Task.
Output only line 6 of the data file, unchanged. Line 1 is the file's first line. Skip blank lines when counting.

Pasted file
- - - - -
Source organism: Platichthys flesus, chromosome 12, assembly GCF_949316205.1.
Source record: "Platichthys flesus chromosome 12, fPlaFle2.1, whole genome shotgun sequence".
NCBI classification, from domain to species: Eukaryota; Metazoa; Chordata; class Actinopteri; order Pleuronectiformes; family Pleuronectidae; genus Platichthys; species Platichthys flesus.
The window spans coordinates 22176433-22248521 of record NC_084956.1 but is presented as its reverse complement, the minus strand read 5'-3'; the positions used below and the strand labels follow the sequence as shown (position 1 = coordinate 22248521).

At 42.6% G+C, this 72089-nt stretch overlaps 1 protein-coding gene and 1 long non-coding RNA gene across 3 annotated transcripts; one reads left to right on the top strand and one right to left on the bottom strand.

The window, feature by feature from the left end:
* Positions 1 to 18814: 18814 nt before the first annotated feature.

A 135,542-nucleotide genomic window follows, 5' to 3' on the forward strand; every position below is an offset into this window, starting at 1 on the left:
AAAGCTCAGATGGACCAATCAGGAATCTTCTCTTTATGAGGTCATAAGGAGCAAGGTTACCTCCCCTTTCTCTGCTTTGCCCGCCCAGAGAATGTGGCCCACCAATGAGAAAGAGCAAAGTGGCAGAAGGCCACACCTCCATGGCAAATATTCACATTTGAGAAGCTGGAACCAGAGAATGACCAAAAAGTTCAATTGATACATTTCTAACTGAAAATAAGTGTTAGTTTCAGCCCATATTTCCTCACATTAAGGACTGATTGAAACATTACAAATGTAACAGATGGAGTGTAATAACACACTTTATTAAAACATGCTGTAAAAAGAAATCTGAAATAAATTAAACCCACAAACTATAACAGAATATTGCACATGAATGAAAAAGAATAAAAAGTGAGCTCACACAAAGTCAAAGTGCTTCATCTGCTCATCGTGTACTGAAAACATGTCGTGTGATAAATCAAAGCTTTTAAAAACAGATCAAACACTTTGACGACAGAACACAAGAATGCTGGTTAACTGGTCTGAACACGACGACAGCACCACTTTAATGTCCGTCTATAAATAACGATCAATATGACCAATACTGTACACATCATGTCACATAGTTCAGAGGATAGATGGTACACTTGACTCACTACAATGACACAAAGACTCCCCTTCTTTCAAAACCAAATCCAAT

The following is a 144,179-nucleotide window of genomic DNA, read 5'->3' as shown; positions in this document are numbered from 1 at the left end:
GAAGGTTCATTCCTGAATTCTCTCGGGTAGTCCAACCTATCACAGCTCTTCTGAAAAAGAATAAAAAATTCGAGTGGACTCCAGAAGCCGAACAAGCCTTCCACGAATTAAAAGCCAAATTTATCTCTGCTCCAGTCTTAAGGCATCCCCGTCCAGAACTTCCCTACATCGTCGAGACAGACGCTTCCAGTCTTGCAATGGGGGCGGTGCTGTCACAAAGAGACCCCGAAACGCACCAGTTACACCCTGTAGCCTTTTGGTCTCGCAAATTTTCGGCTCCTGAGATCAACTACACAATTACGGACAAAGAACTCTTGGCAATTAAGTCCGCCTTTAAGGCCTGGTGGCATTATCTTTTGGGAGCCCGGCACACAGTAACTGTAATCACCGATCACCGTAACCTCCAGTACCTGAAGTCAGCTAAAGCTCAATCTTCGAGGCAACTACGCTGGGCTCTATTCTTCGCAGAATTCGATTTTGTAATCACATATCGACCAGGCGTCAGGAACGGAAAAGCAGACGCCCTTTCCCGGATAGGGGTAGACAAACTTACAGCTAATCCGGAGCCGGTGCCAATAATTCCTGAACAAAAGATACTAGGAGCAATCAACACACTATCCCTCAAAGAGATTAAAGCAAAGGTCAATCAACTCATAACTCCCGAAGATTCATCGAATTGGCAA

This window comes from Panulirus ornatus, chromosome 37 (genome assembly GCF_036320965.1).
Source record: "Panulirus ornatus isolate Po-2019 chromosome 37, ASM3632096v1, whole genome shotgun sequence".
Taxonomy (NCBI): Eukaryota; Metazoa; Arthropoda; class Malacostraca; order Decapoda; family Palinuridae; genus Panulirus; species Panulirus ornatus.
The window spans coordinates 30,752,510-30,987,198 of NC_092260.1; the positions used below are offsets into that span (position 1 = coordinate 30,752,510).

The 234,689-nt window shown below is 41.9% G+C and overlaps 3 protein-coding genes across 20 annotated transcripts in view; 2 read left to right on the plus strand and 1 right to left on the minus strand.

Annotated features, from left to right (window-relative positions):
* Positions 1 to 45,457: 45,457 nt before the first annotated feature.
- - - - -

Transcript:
The window, feature by feature from the left end: